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  1. Learning Implicit Biases From Fiction.Kris Goffin & Stacie Friend - 2022 - Journal of Aesthetics and Art Criticism 80 (2):129-139.
    Philosophers and psychologists have argued that fiction can ethically educate us: fiction supposedly can make us better people. This view has been contested. It is, however, rarely argued that fiction can morally “corrupt” us. In this article, we focus on the alleged power of fiction to decrease one's prejudices and biases. We argue that if fiction has the power to change prejudices and biases for the better, then it can also have the opposite effect. We further argue that fictions are (...)
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  • Resisting Tiny Heroes: Kant on the Mechanism and Scope of Imaginative Resistance.Morganna Lambeth - 2022 - Journal of Aesthetics and Art Criticism 80 (2):164-176.
    Traditionally, theorists suggested that imaginative resistance is limited to morally repugnant claims. More recently, theorists have argued that the phenomenon of imaginative resistance is wider in scope, extending to descriptive claims. On both sides, though, theorists have focused on cases where imaginative resistance goes right, tracking something that is wrong with the story—that it is morally repugnant, or conceptually contradictory. I use a rarely cited discussion from Kant to argue that imaginative resistance can also occur when something goes wrong with (...)
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  • Imagination.Tamar Szabó Gendler - 2011 - In Edward N. Zalta (ed.), Stanford Encyclopedia of Philosophy. Center for the Study of Language and Information, Stanford University.
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  • Structures of Morality and Allegiance in the Character Arc Story.Rory Kelly & Samuel Cumming - forthcoming - British Journal of Aesthetics.
    The view that allegiance to characters is a matter of general moral assessment, as developed by Carroll and Smith, has the resources to respond to counter-examples proposed in the literature, including appeals to anti-heroes, rough heroes and other ‘reprehensible characters’ that garner our allegiance. It can even admit non-moral factors as subterranean influences on moral assessment. Nevertheless, the view requires that the characters we most favour are those with the highest moral standing, and this does not seem to be true (...)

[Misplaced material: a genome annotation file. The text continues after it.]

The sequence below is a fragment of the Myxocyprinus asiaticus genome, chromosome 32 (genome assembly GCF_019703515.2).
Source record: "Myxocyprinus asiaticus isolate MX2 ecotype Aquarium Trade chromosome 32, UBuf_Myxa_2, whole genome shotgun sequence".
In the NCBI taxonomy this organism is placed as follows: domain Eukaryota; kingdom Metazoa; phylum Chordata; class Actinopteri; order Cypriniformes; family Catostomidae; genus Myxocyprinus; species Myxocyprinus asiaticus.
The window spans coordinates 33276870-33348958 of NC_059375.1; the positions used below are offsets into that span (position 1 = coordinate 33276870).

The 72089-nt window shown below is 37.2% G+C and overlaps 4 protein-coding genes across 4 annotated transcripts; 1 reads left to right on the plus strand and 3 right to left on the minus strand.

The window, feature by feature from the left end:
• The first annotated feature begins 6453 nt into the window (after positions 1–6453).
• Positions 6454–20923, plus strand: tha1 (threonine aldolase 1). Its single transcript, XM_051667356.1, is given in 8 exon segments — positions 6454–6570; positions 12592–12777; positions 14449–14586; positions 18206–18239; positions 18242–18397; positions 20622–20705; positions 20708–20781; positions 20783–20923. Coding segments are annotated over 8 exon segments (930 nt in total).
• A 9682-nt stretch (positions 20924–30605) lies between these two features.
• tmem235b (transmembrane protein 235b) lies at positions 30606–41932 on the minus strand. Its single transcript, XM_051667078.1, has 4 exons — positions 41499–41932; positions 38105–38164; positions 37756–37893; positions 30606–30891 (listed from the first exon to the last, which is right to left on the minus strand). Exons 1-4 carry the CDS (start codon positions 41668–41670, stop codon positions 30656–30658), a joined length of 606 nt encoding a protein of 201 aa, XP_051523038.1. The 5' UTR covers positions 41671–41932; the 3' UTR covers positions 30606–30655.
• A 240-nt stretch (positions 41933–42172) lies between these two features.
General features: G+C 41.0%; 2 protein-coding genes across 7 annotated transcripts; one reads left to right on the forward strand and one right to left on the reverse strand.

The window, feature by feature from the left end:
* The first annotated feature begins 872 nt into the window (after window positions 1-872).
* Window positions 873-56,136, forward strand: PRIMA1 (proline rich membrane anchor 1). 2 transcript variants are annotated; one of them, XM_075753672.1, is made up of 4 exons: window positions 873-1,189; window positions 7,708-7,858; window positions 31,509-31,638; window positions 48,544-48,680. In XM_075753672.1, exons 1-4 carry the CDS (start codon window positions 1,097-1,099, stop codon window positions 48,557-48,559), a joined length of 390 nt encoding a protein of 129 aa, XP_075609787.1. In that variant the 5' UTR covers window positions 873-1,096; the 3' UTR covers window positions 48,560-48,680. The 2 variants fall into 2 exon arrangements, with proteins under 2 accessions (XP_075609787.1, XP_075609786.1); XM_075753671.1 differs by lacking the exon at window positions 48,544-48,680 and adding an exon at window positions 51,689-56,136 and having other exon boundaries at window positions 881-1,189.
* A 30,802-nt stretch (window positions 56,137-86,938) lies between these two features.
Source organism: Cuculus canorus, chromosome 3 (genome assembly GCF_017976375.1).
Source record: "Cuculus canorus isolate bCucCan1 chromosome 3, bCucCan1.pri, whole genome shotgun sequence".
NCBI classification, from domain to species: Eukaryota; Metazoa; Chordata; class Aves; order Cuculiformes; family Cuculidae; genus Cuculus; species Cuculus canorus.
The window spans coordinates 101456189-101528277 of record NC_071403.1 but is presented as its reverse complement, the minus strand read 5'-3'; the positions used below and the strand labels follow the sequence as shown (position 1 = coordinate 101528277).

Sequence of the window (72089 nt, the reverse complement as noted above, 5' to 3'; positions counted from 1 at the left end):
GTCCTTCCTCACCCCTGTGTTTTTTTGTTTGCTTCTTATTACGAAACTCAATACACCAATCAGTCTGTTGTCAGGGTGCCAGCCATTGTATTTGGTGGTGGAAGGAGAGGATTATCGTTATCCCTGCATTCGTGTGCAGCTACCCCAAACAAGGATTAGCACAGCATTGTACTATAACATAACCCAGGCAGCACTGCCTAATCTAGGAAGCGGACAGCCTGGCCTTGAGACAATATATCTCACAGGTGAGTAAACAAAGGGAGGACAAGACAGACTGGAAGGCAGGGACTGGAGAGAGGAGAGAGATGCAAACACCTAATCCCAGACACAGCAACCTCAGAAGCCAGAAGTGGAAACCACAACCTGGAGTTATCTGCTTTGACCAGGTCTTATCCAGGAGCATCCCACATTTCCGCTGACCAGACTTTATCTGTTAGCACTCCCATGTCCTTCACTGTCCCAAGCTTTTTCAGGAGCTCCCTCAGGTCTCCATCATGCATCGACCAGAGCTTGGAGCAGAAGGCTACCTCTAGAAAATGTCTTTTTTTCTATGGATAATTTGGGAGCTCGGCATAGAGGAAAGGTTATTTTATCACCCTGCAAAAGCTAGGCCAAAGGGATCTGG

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  • Imaginative Resistance and Empathic Resistance.Thomas Szanto - 2020 - Topoi 39 (4):791-802.
    In the past few decades, a growing number of philosophers have tried to explain the phenomenon of imaginative resistance, or why readers often resist the invitation of authors to imagine morally deviant fictional scenarios. In this paper, I critically assess a recent proposal to explain IR in terms of a failure of empathy, and present a novel explanation. I do so by drawing on Peter Goldie’s narrative account of empathic perspective-taking, which curiously has so far been neglected in the IR-literature. (...)
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  • Imaginative Resistance.Emine Hande Tuna - 2020 - Stanford Encyclopedia of Philosophy.
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  • Imagination.Shen-yi Liao & Tamar Gendler - 2019 - Stanford Encyclopedia of Philosophy.
    To imagine is to form a mental representation that does not aim at things as they actually, presently, and subjectively are. One can use imagination to represent possibilities other than the actual, to represent times other than the present, and to represent perspectives other than one’s own. Unlike perceiving and believing, imagining something does not require one to consider that something to be the case. Unlike desiring or anticipating, imagining something does not require one to wish or expect that something (...)
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